Trump say feds developing new guidelines for virus risk

U.S. President Donald Trump, joined by members of the Coronavirus Task Force, speaks during a briefing on the coronavirus pandemic, in the press briefing room of the White House on March 25, 2020 in Washington, DC. The United States Senate continues to work on a $2 trillion aide package to combat the health and economic effects of the COVID-19 pandemic | Photo by Drew Angerer/Getty Images

In a letter to the nation’s governors, Trump said the new guidelines are meant to enable state and local leaders to make “decisions about maintaining, increasing, or relaxing social distancing and other measures they have put in place.”

WASHINGTON — President Donald Trump said Thursday that federal officials are developing guidelines to rate counties by risk of virus spread, as he aims to begin to ease nationwide guidelines meant to stem the coronavirus outbreak.

In a letter to the nation’s governors, Trump said the new guidelines are meant to enable state and local leaders to make “decisions about maintaining, increasing, or relaxing social distancing and other measures they have put in place.”

Trump has been seeking for days to determine how to contain the economic fallout of the guidelines issued by his administration as well as local leaders to slow the tide of infections. Last week he unveiled a 15-day program advising against large gatherings and calling for many Americans to remain at home — and many states have placed even greater restrictions on their residents.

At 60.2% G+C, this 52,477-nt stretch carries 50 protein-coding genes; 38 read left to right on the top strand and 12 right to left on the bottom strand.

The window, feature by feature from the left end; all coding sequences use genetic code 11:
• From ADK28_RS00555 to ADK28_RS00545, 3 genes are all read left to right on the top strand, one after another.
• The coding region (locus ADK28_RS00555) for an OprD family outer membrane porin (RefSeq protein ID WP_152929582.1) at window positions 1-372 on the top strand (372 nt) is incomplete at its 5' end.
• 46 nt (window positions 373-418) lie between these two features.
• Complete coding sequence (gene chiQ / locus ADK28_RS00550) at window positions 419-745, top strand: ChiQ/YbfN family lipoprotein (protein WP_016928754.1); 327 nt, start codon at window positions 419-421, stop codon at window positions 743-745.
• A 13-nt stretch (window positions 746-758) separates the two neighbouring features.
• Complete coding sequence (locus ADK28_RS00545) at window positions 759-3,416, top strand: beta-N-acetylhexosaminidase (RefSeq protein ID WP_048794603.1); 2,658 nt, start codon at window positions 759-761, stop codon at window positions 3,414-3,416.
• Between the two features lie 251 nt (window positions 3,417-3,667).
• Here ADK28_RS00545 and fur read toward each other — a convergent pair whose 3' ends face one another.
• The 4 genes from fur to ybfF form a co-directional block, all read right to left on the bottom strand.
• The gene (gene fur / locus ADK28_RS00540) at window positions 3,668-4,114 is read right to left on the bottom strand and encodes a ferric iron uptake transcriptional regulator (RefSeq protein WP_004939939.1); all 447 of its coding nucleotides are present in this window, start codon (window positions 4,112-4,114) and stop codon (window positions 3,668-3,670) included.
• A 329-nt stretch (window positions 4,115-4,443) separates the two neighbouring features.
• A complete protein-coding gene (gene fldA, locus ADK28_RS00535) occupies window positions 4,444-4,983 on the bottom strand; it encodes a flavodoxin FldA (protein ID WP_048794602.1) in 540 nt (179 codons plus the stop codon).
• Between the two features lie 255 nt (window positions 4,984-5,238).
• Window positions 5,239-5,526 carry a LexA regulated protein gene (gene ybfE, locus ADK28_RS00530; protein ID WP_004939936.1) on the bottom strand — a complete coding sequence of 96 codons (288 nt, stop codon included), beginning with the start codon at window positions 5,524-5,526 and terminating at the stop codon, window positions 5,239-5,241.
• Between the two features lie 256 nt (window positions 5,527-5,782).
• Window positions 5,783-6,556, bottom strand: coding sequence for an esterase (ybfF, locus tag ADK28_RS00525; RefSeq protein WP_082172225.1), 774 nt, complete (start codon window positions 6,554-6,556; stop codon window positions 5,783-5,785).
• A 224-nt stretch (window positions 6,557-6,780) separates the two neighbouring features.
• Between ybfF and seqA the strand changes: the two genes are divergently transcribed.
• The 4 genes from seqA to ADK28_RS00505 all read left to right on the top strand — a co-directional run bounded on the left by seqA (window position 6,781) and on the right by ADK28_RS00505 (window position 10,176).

Trump said the rollout of new testing will enable more nuanced recommendations that would allow some lesser-impacted parts of the country to regain a sense of normalcy sooner.

“Our expanded testing capabilities will quickly enable us to publish criteria, developed in close coordination with the Nation’s public health officials and scientists, to help classify counties with respect to continued risks posed by the virus,” Trump said.

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